A good credit score helps to achieve financial stability in today’s time. If you did not know, a credit score is a number that shows banks or lenders how creditworthy you are as a borrower.
Your credit score leans on your credit history, which includes how regularly you pay your credit bills, and how many credit options you have, among other factors. The chances of getting a credit card largely depend on how good your credit history is.
And if you are a novice in the world of credit, read on to learn some tips that can help you as you begin your credit journey.
Factors that influence your credit card history
Several factors come into play regarding the good maintenance of your credit history. Take a look at some of them:
Did you know your payment history contributes as much as 35% to your credit score? So, if you want to maintain a good credit score over time, make sure you pay all your bills, including credit cards, loan EMIs, etc. on time.
Credit history length
The duration of your credit accounts should be significant to have a good credit score. Additionally, it is advised to close all your inactive credit accounts. These two actions impact your credit history.
Try to diversify your credit usage with different products, such as personal loans, home loans, credit cards, etc., instead of one credit card. Using different credit options responsibly shows you are creditworthy.
Number of hard inquiries
Lenders do check your credit profile before accepting your credit application. This process is known as a hard inquiry.
Tips for establishing good credit
Building a credit history can be daunting if you are new to the world of credit. It makes one wonder: how to establish credit if you do not have any credit history? Read on to learn some of the credit-building methods.
Get a credit card
A credit card is an effortless and popular way to build your credit score. You can opt for two types of credit cards: secured and unsecured. An unsecured credit card is given to applicants with good creditworthiness and score. On the other hand, a secured credit card can be applied by someone who is unemployed and has some collateral, such as a fixed deposit, against which they can avail of a credit card.
Become an authorized user
If you do not have any credit experience yet, you can still earn your credit score by becoming an authorized user of a loved one’s credit card. For instance, if your partner or any relative uses a credit card, you can request them to authorize you as the card’s user. But make sure you are utilizing the financial product carefully, as its usage impacts your credit score.
Manage your credit card well
It makes sense to have one to three credit cards, at maximum, as long as you can make your payments regularly. One should only apply for three credit cards at a time as you could come across as a credit-dependent person. Also, do not opt for credit cards at different banks; instead, show your lender you can manage your existing credit effectively. Eventually, you can ask your bank to increase your credit limit. Keep your balance in check and pay your bills regularly and in full. Lastly, many online tools exist to get a free credit score check.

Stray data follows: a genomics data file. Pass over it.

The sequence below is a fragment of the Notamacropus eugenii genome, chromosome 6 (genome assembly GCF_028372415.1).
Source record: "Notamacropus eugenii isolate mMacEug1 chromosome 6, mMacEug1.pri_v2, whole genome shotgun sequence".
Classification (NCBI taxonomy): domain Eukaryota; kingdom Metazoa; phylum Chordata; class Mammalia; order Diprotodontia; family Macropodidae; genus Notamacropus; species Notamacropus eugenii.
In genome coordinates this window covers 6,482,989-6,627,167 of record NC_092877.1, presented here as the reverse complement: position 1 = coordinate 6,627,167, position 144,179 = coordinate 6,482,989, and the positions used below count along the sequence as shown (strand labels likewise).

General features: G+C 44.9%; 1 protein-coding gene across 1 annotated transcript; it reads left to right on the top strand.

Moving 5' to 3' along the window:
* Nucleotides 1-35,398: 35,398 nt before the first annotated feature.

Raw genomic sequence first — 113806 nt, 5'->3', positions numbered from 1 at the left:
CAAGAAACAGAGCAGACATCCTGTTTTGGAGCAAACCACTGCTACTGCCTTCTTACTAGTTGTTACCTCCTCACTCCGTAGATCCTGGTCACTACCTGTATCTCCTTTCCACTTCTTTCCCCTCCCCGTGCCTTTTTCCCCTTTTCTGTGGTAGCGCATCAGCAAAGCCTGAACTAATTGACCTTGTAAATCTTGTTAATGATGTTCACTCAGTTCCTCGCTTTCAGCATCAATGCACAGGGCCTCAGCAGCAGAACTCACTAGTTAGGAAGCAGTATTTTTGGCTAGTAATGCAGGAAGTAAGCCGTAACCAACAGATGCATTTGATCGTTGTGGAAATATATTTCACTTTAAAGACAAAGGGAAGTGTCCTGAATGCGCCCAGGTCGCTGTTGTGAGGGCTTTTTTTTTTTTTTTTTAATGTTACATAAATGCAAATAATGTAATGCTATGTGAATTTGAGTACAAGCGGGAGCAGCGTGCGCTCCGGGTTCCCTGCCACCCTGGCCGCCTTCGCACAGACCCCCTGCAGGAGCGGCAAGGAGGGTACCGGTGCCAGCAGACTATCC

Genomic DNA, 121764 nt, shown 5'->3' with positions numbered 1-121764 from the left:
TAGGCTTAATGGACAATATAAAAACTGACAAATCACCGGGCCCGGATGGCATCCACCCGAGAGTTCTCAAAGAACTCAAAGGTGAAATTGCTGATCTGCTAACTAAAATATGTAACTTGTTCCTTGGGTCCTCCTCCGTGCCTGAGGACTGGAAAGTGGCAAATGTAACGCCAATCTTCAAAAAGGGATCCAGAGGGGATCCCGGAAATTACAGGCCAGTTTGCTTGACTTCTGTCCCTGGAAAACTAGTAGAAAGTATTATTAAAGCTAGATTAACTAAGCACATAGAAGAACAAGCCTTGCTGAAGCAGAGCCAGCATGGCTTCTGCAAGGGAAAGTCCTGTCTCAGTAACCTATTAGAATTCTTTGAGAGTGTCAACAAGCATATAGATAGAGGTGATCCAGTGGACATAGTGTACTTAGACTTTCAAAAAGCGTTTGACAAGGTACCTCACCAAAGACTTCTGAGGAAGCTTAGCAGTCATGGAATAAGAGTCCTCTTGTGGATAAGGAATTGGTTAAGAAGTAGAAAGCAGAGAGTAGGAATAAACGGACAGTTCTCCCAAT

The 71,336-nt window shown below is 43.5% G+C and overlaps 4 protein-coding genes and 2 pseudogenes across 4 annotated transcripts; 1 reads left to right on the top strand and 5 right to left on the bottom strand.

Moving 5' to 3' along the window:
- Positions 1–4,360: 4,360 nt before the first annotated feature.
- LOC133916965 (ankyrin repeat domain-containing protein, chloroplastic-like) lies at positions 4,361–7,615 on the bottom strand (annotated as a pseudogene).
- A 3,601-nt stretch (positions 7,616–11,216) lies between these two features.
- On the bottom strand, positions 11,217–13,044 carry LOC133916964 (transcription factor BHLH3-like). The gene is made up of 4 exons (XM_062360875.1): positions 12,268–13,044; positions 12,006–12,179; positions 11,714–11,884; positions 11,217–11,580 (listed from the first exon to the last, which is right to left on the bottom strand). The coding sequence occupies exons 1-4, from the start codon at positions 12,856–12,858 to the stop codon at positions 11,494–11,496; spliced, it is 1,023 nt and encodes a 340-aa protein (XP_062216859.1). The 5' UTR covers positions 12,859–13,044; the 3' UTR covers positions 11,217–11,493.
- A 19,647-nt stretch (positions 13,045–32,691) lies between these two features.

Using your credit card
Building a good credit history takes time, so make sure you use your credit card regularly and repay your credit card monthly bills regularly. Whether you are a regular user or looking to build your credit history, using your credit card at least once a month is recommended to retain your credit score.
Credit utilization ratio (CUR)
Credit card lenders allow a certain amount of credit lines that borrowers can use. Known as credit limit, it is one of the critical factors that determine your credit score. It comes in handy when credit bureaus, like CIBIL, consider the credit utilization ratio. This ratio measures your credit card debt along with the limit allocated to your credit card.
Keeping your CUR within 30%-40% of your total credit limit is imperative. Although a CUR of 60%-70% will not hamper your credit score, maxing out your credit card limit frequently or having a CUR of 90%-100% makes you look like a credit-hungry person.
The latter also impacts your credit score adversely.
Opt for an unsecured credit card
Credit bureaus require at least six months of the consistent credit card used to generate your credit report. A smart strategy here would be to build your credit history for at least a year to get a secured credit card. This will show that you can manage your finances well, making it easier for you to apply for an unsecured credit card. As an unsecured credit card user, you get more benefits, such as credit limits and perks, without any collateral obligation.
Building an impressive credit score needs time. It all boils down to how well you manage your credit over time. Just like Rome was not built in one day, a good credit score may take six months to a year to build. So, use your credit card regularly and pay your bills on time.